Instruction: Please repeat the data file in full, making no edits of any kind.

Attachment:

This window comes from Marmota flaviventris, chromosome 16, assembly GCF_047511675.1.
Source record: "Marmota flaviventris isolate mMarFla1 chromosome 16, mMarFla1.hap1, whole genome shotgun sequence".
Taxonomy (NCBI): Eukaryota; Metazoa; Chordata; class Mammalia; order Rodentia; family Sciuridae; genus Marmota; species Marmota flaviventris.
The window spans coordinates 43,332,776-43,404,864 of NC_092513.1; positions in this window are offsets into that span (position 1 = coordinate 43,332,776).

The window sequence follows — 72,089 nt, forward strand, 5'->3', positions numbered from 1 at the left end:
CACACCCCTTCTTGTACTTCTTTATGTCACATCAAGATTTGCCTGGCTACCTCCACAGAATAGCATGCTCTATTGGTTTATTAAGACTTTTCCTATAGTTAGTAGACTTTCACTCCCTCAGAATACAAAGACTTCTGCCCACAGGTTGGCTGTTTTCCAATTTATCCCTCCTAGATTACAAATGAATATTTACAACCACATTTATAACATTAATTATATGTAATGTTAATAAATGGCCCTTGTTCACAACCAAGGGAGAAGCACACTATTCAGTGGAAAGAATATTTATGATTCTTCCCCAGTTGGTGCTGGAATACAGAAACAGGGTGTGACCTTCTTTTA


This window comes from Marmota flaviventris, chromosome 16, assembly GCF_047511675.1.
Source record: "Marmota flaviventris isolate mMarFla1 chromosome 16, mMarFla1.hap1, whole genome shotgun sequence".
Taxonomy (NCBI): Eukaryota; Metazoa; Chordata; class Mammalia; order Rodentia; family Sciuridae; genus Marmota; species Marmota flaviventris.
The window spans coordinates 43,332,776-43,404,864 of NC_092513.1; positions in this window are offsets into that span (position 1 = coordinate 43,332,776).

The window sequence follows — 72,089 nt, forward strand, 5'->3', positions numbered from 1 at the left end:
CACACCCCTTCTTGTACTTCTTTATGTCACATCAAGATTTGCCTGGCTACCTCCACAGAATAGCATGCTCTATTGGTTTATTAAGACTTTTCCTATAGTTAGTAGACTTTCACTCCCTCAGAATACAAAGACTTCTGCCCACAGGTTGGCTGTTTTCCAATTTATCCCTCCTAGATTACAAATGAATATTTACAACCACATTTATAACATTAATTATATGTAATGTTAATAAATGGCCCTTGTTCACAACCAAGGGAGAAGCACACTATTCAGTGGAAAGAATATTTATGATTCTTCCCCAGTTGGTGCTGGAATACAGAAACAGGGTGTGACCTTCTTTTA